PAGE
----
A Government Shutdown Is A Real Possibility. Here's What That Would Mean Even a partial government shutdown would leave some 800,000 government workers without pay over the holidays, although many would remain on the job.
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Here's What Would Happen If The Government Shuts Down This Week

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Here's What Would Happen If The Government Shuts Down This Week

Here's What Would Happen If The Government Shuts Down This Week

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AILSA CHANG, HOST:

So as we just heard, it's still unclear at this point how a shutdown can be avoided since most lawmakers are out of town until later in the week. Even a partial shutdown of the government could have widespread impact. It could affect hundreds of thousands of federal workers. And it could shutter some federal facilities over the holidays, unless Democrats and the White House reach a deal. NPR's Brian Naylor reports.

BRIAN NAYLOR, BYLINE: A shutdown would affect nine federal departments and dozens of agencies. Homeland Security, Housing and Urban Development, the Justice Department would all be closed. So too would NASA and NOAA, the agency that oversees the weather service and tracks things like hurricanes. National parks would remain open, but be prepared to bring your own trail maps. Visitor centers will be closed, as will restrooms.

About 380,000 federal workers will be furloughed - that is, sent home - while another 420,000 will remain on the job, including Border Patrol and FBI agents and TSA officers. But they won't be getting paid. Jackie Simon is with the American Federation of Government Employees, the largest union representing federal workers. She says the partial shutdown will wreak havoc with the federal workforce just before the holidays.

JACKIE SIMON: Our members can't ever afford to go without a paycheck. They take home maybe $500 a week after taxes and all the other things that are taken out of their paychecks. And they got to pay their rent. They got to pay their car notes. And they live paycheck to paycheck.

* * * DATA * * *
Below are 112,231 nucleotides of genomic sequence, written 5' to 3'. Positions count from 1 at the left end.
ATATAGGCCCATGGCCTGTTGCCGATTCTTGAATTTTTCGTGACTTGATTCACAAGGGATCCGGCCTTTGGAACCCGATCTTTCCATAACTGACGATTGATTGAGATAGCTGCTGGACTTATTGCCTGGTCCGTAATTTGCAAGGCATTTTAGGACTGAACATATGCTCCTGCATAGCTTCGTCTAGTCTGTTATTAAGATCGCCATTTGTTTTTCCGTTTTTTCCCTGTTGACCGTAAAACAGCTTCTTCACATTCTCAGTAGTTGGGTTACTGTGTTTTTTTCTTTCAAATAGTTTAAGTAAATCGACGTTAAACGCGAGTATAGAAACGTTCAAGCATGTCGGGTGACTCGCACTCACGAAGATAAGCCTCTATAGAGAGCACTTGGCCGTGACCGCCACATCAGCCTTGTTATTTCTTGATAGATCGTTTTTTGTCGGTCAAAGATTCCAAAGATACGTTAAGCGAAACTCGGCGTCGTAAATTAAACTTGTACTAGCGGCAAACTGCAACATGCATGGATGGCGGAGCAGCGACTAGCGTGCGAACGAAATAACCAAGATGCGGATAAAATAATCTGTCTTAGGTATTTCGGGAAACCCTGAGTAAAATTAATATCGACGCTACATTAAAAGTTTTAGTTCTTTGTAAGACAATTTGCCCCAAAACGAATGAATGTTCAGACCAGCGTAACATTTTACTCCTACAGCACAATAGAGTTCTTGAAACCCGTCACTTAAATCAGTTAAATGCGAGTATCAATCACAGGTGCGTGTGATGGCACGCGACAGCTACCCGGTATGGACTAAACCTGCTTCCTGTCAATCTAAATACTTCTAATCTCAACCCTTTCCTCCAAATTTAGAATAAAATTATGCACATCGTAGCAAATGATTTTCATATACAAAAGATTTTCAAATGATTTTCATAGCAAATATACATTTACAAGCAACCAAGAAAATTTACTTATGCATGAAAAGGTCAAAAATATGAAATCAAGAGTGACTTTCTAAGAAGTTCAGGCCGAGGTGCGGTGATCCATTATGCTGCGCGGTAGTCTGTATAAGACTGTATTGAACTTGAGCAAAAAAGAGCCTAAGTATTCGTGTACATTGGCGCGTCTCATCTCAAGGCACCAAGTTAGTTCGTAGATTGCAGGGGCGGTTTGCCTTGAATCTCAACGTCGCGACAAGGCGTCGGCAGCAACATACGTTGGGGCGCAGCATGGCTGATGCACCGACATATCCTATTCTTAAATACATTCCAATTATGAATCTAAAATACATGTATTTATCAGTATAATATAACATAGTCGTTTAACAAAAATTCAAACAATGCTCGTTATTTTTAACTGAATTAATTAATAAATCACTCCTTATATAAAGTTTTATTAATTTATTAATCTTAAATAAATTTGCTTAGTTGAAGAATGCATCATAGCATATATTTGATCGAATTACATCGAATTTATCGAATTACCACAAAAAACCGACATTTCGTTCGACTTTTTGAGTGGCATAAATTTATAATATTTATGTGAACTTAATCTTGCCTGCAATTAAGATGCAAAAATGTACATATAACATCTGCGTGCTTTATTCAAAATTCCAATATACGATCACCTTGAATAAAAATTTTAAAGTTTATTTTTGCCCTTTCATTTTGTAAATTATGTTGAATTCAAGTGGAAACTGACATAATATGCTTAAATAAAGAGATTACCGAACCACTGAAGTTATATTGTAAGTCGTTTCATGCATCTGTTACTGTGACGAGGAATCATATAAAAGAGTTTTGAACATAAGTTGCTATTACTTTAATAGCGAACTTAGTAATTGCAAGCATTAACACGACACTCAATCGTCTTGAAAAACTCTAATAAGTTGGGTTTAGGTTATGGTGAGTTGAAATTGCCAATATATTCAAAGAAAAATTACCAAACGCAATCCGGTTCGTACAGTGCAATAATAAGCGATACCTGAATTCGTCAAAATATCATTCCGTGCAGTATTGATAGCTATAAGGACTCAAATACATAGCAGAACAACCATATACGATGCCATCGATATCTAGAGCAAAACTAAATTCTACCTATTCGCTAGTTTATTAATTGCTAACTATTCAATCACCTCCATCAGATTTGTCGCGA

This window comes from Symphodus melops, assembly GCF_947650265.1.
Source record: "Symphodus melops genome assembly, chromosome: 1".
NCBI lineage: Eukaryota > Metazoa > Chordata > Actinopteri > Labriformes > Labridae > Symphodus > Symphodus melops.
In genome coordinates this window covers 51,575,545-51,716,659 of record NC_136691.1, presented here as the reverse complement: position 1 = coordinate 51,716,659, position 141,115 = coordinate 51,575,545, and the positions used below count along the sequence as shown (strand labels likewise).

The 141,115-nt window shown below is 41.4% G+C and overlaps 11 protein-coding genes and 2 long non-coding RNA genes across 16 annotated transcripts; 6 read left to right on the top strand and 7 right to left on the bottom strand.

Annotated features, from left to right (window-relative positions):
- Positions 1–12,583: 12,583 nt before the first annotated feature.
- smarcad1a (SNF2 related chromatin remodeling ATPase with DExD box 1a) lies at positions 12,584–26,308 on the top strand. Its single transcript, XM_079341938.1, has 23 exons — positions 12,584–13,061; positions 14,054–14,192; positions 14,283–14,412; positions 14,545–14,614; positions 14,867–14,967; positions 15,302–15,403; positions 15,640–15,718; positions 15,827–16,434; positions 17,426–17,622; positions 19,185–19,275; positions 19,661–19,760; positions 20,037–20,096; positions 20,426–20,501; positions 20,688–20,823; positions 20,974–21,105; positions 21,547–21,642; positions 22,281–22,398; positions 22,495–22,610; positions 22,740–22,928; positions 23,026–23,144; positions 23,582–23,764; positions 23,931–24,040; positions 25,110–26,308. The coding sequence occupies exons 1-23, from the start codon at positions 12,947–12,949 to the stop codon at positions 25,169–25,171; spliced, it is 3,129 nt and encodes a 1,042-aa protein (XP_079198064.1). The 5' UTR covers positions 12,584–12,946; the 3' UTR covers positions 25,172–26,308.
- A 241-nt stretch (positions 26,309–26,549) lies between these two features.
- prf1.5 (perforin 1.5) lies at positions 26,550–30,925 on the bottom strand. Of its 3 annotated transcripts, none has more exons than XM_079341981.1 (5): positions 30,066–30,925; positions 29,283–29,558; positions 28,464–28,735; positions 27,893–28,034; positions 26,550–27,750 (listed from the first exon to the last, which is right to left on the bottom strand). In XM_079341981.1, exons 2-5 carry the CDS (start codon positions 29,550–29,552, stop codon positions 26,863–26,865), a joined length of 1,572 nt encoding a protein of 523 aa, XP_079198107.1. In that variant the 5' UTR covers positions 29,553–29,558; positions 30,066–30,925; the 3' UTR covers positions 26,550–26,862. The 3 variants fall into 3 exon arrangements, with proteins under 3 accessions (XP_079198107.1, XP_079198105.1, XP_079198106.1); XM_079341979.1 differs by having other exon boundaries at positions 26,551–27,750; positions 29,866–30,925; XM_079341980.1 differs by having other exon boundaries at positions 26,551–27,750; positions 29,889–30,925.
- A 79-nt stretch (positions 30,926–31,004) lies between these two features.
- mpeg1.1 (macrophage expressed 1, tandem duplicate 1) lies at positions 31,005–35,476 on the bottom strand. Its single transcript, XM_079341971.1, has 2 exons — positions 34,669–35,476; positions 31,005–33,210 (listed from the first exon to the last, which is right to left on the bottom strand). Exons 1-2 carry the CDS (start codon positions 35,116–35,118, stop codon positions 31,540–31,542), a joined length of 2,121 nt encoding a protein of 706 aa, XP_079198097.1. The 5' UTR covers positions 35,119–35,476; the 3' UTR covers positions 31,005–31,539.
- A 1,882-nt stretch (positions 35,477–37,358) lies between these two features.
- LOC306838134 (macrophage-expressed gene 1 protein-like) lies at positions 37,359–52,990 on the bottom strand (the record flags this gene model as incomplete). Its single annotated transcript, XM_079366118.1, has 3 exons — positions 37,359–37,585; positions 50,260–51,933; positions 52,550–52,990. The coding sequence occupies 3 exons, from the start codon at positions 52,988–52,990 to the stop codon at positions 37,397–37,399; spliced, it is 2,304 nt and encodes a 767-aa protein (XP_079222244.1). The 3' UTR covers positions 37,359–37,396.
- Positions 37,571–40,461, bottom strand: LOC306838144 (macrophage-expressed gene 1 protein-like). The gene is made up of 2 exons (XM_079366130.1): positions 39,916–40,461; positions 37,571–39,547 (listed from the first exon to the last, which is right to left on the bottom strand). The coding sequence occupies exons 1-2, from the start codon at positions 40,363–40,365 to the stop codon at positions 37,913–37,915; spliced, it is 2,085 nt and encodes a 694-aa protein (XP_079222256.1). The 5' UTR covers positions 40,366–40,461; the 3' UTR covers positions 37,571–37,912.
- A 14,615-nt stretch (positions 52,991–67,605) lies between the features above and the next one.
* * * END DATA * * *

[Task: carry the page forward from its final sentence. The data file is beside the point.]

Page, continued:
NAYLOR: Now, in previous shutdowns, Congress has approved back pay for affected workers. But it's not a good look for the government. The Partnership for Public Service released its most recent survey of government workers earlier this month. And it showed what it calls employee engagement, a measure of job satisfaction, was down last year compared to previous years. Max Stier, the group's CEO, says shutting down the government is the biggest morale-killer possible.

MAX STIER: It really ought not to be viewed as a reasonable pawn in political battles. Everyone gets hurt. We're talking about the employees and the damage it can do to employee engagement. But fundamentally, the public gets hurt.

NAYLOR: That's because functions important to public health and safety don't get done as well as they could otherwise, Stier says. Even planning for a shutdown diverts energy.

STIER: People don't realize even when there is not actually a shutdown that what has taken place inside the government is a ton of preparation for a potential shutdown. And it becomes itself a huge distraction that is costly.

NAYLOR: This would be the third shutdown during President Trump's almost two years in office, one he said he would welcome. But he may not be around to see it. The president is expected to leave the White House for a 16-day stay at his Florida resort. Brian Naylor, NPR News, Washington.

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